From The New York Times:
In the summer of 2018, Putnam published an unusual debut novel by a retired wildlife biologist named Delia Owens. The book, which had an odd title and didn’t fit neatly into any genre, hardly seemed destined to be a blockbuster, so Putnam printed about 28,000 copies.
It wasn’t nearly enough.
A year and a half later, the novel, “Where the Crawdads Sing,” an absorbing, atmospheric tale about a lonely girl’s coming-of-age in the marshes of North Carolina, has sold more than four and a half million copies. It’s an astonishing trajectory for any debut novelist, much less for a reclusive, 70-year-old scientist, whose previous published works chronicled the decades she spent in the deserts and valleys of Botswana and Zambia, where she studied hyenas, lions and elephants.
As the end of 2019 approaches, “Crawdads” has sold more print copies than any other adult title this year — fiction or nonfiction — according to NPD BookScan, blowing away the combined print sales of new novels by John Grisham, Margaret Atwood and Stephen King. Putnam has returned to the printers nearly 40 times to feed a seemingly bottomless demand for the book. Foreign rights have sold in 41 countries.
. . . .
Industry analysts have struggled to explain the novel’s staying power, particularly at a moment when fiction sales over all are flagging, and most blockbuster novels drop off the best-seller list after a few weeks.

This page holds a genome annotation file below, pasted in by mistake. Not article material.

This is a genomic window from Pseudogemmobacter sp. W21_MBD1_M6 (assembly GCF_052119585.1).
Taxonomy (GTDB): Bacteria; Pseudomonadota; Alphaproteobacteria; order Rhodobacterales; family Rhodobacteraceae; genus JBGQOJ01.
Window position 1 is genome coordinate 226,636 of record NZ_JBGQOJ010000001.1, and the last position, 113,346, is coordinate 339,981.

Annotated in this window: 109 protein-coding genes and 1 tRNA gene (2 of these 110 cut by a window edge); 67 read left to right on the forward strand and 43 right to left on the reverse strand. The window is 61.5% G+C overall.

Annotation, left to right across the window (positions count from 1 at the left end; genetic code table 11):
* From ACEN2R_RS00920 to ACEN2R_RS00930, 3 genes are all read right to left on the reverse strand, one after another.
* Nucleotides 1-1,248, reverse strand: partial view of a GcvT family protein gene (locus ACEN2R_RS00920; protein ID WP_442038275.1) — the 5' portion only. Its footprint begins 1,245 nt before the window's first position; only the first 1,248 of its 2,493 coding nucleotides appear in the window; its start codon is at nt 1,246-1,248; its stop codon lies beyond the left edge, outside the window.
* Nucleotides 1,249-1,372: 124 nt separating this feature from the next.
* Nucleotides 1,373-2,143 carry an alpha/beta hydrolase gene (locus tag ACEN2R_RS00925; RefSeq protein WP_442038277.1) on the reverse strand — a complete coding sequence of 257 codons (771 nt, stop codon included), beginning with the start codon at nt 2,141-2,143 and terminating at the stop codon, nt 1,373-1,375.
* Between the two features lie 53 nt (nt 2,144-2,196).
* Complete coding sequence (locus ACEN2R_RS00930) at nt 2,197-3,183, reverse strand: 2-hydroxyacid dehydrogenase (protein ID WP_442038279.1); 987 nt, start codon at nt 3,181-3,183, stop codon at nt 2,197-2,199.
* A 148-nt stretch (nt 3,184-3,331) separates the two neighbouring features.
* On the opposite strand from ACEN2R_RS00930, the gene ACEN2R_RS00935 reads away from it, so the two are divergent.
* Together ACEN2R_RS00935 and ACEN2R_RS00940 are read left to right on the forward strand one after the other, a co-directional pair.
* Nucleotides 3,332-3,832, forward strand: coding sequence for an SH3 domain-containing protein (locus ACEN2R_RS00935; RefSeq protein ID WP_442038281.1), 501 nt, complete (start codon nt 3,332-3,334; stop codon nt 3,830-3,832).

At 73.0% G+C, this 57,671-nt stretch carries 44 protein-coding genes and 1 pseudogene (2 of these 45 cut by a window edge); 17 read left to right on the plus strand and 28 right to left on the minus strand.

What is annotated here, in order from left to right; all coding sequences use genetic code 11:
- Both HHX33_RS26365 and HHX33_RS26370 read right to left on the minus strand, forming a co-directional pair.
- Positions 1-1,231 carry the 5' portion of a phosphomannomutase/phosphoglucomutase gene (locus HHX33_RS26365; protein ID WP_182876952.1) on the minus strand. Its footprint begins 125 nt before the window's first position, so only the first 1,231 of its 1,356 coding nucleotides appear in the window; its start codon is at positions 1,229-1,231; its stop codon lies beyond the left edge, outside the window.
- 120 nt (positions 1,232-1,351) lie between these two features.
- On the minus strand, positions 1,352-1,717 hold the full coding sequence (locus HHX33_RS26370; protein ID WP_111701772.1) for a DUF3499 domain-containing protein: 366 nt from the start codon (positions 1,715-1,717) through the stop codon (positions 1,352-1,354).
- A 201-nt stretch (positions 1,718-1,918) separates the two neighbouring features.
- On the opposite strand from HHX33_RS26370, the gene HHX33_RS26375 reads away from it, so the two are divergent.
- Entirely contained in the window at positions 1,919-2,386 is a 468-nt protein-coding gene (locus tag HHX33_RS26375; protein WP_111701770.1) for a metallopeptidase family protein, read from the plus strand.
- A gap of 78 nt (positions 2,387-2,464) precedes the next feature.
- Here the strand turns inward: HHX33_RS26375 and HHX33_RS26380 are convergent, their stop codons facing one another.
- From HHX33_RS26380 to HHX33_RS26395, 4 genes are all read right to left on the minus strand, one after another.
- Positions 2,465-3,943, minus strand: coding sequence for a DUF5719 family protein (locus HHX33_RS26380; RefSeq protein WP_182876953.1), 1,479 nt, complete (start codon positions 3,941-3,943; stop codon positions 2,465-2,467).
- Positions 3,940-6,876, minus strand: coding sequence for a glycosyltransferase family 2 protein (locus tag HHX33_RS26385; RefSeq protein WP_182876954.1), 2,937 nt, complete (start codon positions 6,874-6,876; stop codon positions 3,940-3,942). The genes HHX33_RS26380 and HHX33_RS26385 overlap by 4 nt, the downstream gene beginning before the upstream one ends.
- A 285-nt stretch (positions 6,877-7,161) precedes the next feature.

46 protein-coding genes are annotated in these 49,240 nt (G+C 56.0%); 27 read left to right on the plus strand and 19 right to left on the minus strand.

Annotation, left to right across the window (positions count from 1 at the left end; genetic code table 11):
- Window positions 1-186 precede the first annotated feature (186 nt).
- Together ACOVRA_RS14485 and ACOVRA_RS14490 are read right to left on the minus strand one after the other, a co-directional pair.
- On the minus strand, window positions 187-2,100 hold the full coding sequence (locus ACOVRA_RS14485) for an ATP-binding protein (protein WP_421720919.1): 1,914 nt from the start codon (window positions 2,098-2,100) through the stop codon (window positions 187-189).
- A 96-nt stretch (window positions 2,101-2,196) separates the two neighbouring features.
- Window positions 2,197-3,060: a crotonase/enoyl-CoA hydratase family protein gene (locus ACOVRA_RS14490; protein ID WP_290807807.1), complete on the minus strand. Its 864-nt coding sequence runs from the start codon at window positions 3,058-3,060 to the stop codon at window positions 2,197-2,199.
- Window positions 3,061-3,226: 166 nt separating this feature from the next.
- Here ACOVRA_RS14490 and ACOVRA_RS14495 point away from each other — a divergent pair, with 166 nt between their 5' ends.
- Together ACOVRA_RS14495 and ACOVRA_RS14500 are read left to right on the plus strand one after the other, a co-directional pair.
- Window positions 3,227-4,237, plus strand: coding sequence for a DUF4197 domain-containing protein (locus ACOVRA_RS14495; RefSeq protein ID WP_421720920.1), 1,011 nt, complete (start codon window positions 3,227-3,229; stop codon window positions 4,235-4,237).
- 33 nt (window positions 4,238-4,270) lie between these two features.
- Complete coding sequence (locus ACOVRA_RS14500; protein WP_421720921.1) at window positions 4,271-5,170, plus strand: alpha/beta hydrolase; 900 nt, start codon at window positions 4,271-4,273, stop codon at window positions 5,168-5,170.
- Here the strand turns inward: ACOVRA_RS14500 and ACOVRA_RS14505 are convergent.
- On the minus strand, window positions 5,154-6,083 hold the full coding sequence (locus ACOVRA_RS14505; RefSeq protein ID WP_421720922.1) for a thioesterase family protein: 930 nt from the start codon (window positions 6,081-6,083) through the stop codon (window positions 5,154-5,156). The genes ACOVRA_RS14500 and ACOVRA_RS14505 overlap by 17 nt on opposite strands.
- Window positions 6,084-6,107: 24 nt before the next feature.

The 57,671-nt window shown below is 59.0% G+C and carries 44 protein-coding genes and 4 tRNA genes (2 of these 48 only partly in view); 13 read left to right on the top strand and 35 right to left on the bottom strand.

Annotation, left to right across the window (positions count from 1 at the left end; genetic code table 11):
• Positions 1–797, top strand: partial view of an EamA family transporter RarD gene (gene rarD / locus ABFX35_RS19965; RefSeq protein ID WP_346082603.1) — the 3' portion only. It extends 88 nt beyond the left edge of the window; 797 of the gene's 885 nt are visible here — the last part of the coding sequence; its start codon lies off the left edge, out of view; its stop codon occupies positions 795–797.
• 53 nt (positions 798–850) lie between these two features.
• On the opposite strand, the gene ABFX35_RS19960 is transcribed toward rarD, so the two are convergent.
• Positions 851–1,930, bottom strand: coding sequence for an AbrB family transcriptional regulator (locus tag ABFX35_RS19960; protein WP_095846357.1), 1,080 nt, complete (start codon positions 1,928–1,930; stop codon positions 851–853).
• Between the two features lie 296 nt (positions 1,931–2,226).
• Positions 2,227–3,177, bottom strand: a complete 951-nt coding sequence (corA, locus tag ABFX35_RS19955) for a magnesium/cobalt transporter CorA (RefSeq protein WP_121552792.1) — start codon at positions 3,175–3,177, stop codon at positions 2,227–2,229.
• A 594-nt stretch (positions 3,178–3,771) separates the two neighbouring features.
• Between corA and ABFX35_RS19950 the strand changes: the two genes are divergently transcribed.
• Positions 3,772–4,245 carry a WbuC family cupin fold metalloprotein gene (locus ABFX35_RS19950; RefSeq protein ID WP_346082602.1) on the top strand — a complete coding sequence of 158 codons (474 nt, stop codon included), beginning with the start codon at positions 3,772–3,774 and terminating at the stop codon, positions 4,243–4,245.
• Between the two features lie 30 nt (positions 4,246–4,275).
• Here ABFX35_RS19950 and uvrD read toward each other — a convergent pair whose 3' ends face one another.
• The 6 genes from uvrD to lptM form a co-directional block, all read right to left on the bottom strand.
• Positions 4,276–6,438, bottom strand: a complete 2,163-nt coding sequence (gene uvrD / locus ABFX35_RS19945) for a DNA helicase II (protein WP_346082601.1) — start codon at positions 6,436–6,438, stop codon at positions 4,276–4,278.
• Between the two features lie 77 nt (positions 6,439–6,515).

. . . .
For the past several years, adult fiction sales have steadily fallen — in 2019, adult fiction sales through early December totaled around 116 million units, down from nearly 144 million in 2015, according to NPD BookScan. In a tough retail environment for fiction, publishers and agents frequently complain that it has become harder and harder for even established novelists to break through the noise of the news cycle.
“Crawdads” seems to be the lone exception. After a burst of holiday sales, it landed back at No. 1 on The Times’s latest fiction best-seller list, where it has held a spot for 67 weeks, with 30 weeks at No. 1.
“This book has defied the new laws of gravity,” said Peter Hildick-Smith, the president of the Codex Group, which analyzes the book industry. “It’s managed to hold its position in a much more consistent way than just about anything.”
Link to the rest at The New York Times